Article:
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Removing exterior door and replacing with wall on wood sided house

Removing exterior door and replacing with wall on wood sided house

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  #1  
Old 10-14-17, 10:16 PM
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Removing exterior door and replacing with wall on wood sided house

I have a laundry room I am coverting to a laundry room/powder room and need the entire back wall for relocating the washer/dryer and storage cabinets. Currently, there is a standard sized door that has never been used to the back deck. I would like know how to remove it and replace it with wall on the inside and siding on the out. I would like to leave the inside sheetrock till last so that any plumbing and wiring can be relocated there first. I have very little expertise in this specifi home improvement area, but we have tools and have done other rough and finish carpentry around the house.

Please help! We have to do this ourselves.

Also, I am assuming there are no codes that require egress to the outside. I am hoping we do not need a window to the outside.

Thanks
 
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  #2  
Old 10-15-17, 03:25 AM
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Welcome to the forums!

It's not a great idea to locate plumbing in an exterior wall although some climates are worse than others. What type of siding do you have?
pics could be helpful - https://www.doityourself.com/forum/e...-pictures.html

For the most part removing the door is pretty straightforward; just remove the door, jamb and threshold then add studs and plywood [exterior] as needed.
 
  #3  
Old 10-15-17, 06:42 AM
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To do this right and not have it look like there used to be a door there, some of the siding will need to be remove to "weave" it in .
I cut the paint lines then tap in a flat bar at the bottom so I can slide in a 12" sawsall blade to cut off the hidden nails to slide the siding out.
Remove the door trim on the inside and outside, remove the door by knocking out the hinge pins to make it easier to handle, use a saw all with a long bi metal fine tooth blade to cut out the nails or screws holding in the jambs.
Add 2 X 4's at the top, bottom and then the sides in that order to the rough framing to act as nailers for the new sheathing.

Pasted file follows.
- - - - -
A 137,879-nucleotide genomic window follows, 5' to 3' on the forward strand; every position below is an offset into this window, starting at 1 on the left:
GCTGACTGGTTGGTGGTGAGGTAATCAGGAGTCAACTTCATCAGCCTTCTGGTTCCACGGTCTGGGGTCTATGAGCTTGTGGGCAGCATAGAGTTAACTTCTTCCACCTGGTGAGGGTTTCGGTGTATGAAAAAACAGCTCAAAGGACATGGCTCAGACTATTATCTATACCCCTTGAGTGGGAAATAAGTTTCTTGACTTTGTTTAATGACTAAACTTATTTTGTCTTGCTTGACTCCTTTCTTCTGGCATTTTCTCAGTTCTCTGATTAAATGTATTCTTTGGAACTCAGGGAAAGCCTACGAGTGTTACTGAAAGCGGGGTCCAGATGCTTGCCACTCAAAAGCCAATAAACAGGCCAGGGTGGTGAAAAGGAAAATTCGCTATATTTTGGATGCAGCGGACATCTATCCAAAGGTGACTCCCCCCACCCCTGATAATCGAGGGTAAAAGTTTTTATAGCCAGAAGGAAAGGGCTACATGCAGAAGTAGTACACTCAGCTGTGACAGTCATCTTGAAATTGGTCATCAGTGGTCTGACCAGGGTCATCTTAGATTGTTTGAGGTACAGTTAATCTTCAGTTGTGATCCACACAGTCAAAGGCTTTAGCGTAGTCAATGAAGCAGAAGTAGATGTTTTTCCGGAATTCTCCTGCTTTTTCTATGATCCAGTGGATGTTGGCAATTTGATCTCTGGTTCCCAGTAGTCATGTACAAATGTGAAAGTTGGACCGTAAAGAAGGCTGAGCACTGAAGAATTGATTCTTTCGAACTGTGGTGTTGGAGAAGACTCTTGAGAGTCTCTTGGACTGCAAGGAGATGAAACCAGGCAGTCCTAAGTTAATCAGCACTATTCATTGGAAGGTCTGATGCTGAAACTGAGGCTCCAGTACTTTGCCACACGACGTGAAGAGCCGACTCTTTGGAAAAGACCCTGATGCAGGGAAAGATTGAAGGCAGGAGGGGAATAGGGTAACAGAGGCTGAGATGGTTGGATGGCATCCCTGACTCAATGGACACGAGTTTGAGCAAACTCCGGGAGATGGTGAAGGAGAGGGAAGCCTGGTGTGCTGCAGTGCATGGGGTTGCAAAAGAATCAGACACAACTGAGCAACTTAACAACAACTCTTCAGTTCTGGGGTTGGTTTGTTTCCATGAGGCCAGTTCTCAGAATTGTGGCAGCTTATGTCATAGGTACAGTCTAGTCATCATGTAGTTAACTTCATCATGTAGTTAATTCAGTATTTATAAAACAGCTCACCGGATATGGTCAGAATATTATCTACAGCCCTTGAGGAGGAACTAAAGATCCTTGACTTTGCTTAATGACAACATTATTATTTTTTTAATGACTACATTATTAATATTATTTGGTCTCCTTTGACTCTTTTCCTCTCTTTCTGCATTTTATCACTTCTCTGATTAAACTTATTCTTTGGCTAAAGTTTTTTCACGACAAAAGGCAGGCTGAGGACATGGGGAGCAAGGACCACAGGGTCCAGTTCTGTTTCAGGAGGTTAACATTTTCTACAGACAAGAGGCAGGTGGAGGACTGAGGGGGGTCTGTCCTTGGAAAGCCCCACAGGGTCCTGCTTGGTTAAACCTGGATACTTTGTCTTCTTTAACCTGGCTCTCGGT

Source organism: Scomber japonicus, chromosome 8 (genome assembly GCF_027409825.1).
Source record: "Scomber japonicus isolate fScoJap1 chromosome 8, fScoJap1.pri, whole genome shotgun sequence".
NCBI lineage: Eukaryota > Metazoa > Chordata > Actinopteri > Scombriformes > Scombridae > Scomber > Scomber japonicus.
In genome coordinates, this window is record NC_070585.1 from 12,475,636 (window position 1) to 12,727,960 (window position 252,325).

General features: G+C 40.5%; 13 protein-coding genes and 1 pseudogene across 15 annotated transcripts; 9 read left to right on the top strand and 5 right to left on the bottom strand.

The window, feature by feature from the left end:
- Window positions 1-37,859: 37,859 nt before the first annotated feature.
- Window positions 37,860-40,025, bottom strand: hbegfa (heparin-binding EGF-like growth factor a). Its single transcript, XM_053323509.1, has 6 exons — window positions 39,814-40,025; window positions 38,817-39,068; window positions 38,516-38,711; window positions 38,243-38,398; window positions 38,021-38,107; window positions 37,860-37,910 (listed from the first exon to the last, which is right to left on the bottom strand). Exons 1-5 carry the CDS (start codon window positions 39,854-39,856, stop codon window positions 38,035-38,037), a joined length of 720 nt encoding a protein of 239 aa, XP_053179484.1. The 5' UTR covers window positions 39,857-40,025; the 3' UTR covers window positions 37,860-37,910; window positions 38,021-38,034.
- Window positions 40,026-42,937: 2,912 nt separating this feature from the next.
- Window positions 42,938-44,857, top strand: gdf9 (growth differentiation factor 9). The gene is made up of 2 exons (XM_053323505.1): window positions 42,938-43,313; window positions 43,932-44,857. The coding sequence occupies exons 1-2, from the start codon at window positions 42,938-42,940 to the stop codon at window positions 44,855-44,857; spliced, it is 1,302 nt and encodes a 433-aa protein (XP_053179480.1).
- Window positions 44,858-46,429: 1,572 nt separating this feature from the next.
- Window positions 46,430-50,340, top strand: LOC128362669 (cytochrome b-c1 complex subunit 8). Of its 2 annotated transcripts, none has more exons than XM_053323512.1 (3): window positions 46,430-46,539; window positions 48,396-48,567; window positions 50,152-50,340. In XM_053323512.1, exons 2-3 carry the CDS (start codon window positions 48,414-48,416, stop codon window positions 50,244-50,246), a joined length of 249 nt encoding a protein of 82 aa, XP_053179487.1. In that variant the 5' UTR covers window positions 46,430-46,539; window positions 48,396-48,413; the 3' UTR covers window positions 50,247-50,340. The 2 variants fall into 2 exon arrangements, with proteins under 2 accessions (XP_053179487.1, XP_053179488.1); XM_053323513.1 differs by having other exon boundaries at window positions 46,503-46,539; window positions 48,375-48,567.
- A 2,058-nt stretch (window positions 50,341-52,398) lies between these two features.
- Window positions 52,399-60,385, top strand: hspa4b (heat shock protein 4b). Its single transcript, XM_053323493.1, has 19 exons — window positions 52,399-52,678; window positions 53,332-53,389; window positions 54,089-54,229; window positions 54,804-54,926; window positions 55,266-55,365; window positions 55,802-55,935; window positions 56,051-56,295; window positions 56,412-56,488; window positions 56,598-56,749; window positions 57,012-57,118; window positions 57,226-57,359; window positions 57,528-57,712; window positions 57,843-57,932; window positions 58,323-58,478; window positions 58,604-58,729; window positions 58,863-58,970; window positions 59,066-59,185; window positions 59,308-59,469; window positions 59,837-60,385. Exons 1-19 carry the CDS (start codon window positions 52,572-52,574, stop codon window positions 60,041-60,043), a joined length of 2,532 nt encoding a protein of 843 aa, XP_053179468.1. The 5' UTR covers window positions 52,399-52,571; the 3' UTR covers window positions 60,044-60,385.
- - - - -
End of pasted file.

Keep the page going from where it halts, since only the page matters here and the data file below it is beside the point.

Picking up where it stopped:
I install the needed center 2 X 4 at 16" O/C so a full width piece of insulation can be used and only have to rip one piece.
Lay the insulation paper side up on top of the new sheathing laying on the ground to cut it.
Install the sheathing with 8D ring shanked nails.
Hopefully there's a vapor barrier under the siding, if so I'd use 15 LB. felt to cover the new sheathing making sure it gets tucked in under the sides and at the top.
 
  #4  
Old 10-15-17, 10:52 PM
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I have horizontal cedar cedar siding. Will try to take a picture tomorrow (dark out now). I live in Wisconsin near the Milwaukee area. I never thought about plumbing not being able to be put on an exterior wall. That being said, my kitchen sink is against the back wall, and I have not had any problems with it.

However, I did have a pipe burst last winter in the basement against the exterior wall. That was on us, because we didn't drain the pipe properly to winterize the exterior faucet.

Thanks for your help, and I'll try to get back to you with the pictures tomorrow. I might be biting off more than I can chew!
 
  #5  
Old 10-16-17, 03:02 AM
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The plumbing for my kitchen sink is exposed [inside the cabinet] which allows the house heat to surround it. Whenever you must put plumbing in an exterior wall it's important to have good insulation but not have much insulation between the pipe and the interior wall. You might be able to run plumbing on the interior side of the drywall and have it hid by the washer/dryer.
 
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